The Blue Kite Blog

What Startup Founders Should Expect From Marketing

By | May 17, 2016

Since the dawn of the lean startup movement, marketing has held a tenuous position on many founder’s shortlist of priorities. Founders have done their time in companies where marketing sucked up huge budgets without much to show for the expense. Technical founders have endured CMOs that invest heavily in the flash and ignore substance, like the product itself.

To be fair, great products still lose if they can’t attract an audience. But the art and science of marketing haven’t done much to distinguish itself over the last decade.

So, the question – What Role Does Marketing Play in a Successful Startup is valid – even critical to answer.

How it was meant to be…

Marketing was supposed to be the heart and soul of a growing business. The marketing team was the stewards of the companies’ mission, values, and message. They connected the desire of customers with products that fulfilled those aspirations. The CMO was “the great explainer” turning complex features into must-have benefits.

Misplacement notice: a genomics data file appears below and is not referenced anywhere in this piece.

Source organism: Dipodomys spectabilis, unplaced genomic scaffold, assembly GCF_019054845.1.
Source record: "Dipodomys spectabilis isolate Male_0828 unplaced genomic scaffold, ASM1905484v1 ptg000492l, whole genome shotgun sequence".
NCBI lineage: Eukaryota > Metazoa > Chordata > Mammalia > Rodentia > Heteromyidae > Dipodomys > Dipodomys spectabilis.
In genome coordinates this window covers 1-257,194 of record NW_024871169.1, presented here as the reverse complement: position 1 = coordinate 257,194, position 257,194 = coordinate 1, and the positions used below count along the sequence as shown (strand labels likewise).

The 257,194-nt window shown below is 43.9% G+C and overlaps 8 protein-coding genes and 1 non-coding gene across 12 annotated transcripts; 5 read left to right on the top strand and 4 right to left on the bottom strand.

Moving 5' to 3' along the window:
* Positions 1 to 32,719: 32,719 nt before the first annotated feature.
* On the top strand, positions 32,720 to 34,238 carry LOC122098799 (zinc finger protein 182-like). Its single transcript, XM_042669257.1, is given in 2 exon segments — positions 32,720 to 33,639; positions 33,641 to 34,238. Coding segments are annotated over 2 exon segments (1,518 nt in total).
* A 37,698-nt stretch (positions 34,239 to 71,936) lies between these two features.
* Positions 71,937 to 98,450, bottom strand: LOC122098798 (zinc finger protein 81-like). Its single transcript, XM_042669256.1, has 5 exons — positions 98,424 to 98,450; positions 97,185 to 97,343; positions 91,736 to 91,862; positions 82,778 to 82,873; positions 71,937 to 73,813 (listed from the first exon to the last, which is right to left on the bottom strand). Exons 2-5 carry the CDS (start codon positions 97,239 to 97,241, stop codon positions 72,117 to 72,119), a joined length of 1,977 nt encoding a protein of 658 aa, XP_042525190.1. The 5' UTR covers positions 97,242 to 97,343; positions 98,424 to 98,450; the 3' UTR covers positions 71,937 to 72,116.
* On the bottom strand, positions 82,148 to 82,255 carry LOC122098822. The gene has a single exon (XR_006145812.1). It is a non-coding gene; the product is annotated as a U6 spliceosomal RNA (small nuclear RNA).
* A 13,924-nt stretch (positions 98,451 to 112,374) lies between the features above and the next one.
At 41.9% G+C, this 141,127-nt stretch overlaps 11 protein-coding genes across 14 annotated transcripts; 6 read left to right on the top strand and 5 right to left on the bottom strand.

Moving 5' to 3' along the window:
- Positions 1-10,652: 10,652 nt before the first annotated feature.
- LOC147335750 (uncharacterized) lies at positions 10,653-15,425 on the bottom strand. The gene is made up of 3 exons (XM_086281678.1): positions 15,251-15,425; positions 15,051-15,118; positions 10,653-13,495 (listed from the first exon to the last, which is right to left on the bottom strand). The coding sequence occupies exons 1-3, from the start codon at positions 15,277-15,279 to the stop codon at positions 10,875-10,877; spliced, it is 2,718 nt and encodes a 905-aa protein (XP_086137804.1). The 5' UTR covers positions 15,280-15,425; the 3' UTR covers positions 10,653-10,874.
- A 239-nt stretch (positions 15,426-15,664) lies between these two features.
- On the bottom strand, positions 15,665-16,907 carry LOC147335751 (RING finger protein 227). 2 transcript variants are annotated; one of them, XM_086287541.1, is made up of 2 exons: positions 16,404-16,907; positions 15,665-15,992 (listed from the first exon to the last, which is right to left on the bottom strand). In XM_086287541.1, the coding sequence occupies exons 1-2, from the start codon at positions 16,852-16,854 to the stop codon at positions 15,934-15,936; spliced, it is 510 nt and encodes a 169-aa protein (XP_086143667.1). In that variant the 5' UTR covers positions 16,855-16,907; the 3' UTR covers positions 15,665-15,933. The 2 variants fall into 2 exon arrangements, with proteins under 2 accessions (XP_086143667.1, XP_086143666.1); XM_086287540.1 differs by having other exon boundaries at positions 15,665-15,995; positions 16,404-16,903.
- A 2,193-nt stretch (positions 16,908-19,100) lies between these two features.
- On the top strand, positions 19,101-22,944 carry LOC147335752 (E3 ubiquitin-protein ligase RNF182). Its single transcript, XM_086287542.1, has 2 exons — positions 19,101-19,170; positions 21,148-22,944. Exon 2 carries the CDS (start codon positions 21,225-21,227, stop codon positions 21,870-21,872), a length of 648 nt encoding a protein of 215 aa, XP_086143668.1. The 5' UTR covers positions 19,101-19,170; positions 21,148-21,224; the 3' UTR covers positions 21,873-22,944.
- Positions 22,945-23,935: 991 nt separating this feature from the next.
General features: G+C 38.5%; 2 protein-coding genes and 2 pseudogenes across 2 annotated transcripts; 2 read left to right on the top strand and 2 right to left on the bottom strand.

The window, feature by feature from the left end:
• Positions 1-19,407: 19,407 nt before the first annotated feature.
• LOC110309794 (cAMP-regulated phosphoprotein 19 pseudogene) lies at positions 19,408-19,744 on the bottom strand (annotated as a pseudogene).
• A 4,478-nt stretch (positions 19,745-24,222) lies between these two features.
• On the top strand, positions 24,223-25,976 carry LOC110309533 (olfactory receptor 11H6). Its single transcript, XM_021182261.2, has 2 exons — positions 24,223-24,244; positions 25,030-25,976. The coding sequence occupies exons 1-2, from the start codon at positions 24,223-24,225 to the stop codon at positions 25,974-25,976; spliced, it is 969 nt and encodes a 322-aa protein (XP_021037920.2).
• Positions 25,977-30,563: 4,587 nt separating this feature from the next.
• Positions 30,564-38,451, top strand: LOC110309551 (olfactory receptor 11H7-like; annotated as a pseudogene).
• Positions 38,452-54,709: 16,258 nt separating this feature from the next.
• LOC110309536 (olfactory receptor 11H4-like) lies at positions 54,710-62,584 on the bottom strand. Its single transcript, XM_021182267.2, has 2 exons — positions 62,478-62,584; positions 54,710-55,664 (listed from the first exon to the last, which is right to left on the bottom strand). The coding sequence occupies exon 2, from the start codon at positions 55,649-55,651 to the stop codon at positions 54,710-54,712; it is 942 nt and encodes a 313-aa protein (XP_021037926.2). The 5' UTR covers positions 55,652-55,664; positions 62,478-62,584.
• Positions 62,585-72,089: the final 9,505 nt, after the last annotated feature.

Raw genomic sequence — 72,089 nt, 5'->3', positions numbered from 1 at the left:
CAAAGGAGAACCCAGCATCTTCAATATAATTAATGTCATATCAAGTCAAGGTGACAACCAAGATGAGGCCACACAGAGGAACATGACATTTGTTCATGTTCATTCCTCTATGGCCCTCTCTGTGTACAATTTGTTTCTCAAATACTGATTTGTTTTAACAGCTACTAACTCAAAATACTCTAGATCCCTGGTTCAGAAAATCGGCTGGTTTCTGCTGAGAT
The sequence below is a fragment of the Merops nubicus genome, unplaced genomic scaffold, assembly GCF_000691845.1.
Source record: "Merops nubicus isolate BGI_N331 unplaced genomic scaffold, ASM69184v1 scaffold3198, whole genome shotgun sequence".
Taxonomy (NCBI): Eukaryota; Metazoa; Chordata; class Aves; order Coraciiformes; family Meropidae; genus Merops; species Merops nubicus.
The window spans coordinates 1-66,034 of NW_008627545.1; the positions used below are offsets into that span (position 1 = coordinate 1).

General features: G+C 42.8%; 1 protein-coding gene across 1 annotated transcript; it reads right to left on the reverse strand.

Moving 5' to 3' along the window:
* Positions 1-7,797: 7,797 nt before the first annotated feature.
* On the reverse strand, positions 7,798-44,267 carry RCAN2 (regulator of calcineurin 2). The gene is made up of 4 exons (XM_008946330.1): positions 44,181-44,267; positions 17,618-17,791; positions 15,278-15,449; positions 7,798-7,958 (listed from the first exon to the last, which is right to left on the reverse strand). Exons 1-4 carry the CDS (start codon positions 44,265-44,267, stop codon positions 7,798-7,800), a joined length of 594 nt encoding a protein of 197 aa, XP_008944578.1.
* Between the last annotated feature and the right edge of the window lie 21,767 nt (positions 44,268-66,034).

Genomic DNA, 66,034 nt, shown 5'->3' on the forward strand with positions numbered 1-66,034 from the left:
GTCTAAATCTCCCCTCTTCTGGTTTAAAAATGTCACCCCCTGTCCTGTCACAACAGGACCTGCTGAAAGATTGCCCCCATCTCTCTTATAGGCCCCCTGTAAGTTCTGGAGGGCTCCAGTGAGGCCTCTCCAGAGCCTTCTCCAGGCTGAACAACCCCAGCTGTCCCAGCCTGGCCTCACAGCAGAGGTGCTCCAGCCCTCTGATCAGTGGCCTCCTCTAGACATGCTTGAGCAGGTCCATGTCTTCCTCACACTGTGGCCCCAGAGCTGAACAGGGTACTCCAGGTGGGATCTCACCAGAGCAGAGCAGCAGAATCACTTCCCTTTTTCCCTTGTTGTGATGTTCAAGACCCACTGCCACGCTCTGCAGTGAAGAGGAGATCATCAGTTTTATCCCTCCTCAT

Guess what?

Marketing still must fill that role.

But like everything in the hyper-connected social-driven marketplace, marketing must evolve rapidly to earn its place at the table.

The key to understanding marketing’s continued relevance is by studying how savvy companies woo and connect with customers.

Consider Apple, Facebook, Amazon, and Your Favorite Local Restaurant

Have you ever tried to find bios on the leadership team at Apple? Good luck, it’s buried in the press area.

I was looImage result for apple logoking for the CMO but soon realized that Phillip W. Schiller, SVP of Worldwide Marketing doesn’t behave like a traditional marketing chieftain. He’s just one of many people who actively market Apple’s products. During any Apple keynote event, you’ll see Eddy Cue, Craig Federighi, Tim Cook, and Jonathan Ive (on video) tell the story of the latest Apple products.

Apple sees marketing as a core discipline within product teams. The ability to quickly explain the usefulness of a product is career-making talent at Apple. Steve Jobs was the master.

  • iPod – 1,000 songs in your post.
  • MacBook Air – So thin it fits in an envelope
  • MacBook – The notebook for everyone.

The taglines aren’t bolted on as an afterthought. They fit the product like a glove. This only comes from a deeply symbiotic relationship between the product and marketing.

Imagine how that would work in your business. A cloud hosting provider would rely on SVP Hardware, SVP Client Services, SVP Small Business, and SVP Enterprise to grow market share. Sure there could be an SVP marketing, but she would orchestrate resources, training, and timing. But marketing would be baked into the product.

Here’s another example –

Facebook: Social Marketing

Seen a Facebook commercial lately?

No? But, I bet you know exactly what Facebook does.